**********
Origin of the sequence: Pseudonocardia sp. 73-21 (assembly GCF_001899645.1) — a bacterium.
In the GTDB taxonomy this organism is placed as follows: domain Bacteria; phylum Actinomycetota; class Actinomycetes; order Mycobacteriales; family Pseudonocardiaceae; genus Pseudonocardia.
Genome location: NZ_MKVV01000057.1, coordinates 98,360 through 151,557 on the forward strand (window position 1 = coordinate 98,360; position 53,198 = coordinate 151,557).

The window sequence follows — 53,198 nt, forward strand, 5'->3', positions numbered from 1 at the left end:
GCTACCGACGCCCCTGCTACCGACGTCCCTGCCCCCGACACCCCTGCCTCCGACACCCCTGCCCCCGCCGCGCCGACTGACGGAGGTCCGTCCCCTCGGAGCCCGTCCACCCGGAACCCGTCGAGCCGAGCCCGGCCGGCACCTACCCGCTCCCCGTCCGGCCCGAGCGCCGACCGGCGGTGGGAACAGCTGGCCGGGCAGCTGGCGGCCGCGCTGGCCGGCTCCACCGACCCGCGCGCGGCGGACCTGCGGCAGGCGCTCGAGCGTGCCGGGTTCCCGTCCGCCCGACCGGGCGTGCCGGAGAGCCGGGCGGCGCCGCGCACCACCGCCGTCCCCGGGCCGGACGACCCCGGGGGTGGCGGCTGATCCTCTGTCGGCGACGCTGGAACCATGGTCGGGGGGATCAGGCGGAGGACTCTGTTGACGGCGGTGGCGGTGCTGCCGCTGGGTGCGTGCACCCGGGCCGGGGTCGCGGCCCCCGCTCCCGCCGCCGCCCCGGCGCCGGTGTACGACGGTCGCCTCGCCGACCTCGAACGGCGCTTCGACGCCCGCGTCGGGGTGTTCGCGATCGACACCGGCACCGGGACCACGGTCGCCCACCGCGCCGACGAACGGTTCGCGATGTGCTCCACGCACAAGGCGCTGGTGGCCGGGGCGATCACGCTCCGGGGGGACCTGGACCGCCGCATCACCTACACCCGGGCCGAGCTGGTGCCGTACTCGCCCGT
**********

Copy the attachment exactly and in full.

Origin of the sequence: Pseudonocardia sp. 73-21 (assembly GCF_001899645.1) — a bacterium.
In the GTDB taxonomy this organism is placed as follows: domain Bacteria; phylum Actinomycetota; class Actinomycetes; order Mycobacteriales; family Pseudonocardiaceae; genus Pseudonocardia.
Genome location: NZ_MKVV01000057.1, coordinates 98,360 through 151,557 on the forward strand (window position 1 = coordinate 98,360; position 53,198 = coordinate 151,557).

The window sequence follows — 53,198 nt, forward strand, 5'->3', positions numbered from 1 at the left end:
GCTACCGACGCCCCTGCTACCGACGTCCCTGCCCCCGACACCCCTGCCTCCGACACCCCTGCCCCCGCCGCGCCGACTGACGGAGGTCCGTCCCCTCGGAGCCCGTCCACCCGGAACCCGTCGAGCCGAGCCCGGCCGGCACCTACCCGCTCCCCGTCCGGCCCGAGCGCCGACCGGCGGTGGGAACAGCTGGCCGGGCAGCTGGCGGCCGCGCTGGCCGGCTCCACCGACCCGCGCGCGGCGGACCTGCGGCAGGCGCTCGAGCGTGCCGGGTTCCCGTCCGCCCGACCGGGCGTGCCGGAGAGCCGGGCGGCGCCGCGCACCACCGCCGTCCCCGGGCCGGACGACCCCGGGGGTGGCGGCTGATCCTCTGTCGGCGACGCTGGAACCATGGTCGGGGGGATCAGGCGGAGGACTCTGTTGACGGCGGTGGCGGTGCTGCCGCTGGGTGCGTGCACCCGGGCCGGGGTCGCGGCCCCCGCTCCCGCCGCCGCCCCGGCGCCGGTGTACGACGGTCGCCTCGCCGACCTCGAACGGCGCTTCGACGCCCGCGTCGGGGTGTTCGCGATCGACACCGGCACCGGGACCACGGTCGCCCACCGCGCCGACGAACGGTTCGCGATGTGCTCCACGCACAAGGCGCTGGTGGCCGGGGCGATCACGCTCCGGGGGGACCTGGACCGCCGCATCACCTACACCCGGGCCGAGCTGGTGCCGTACTCGCCCGT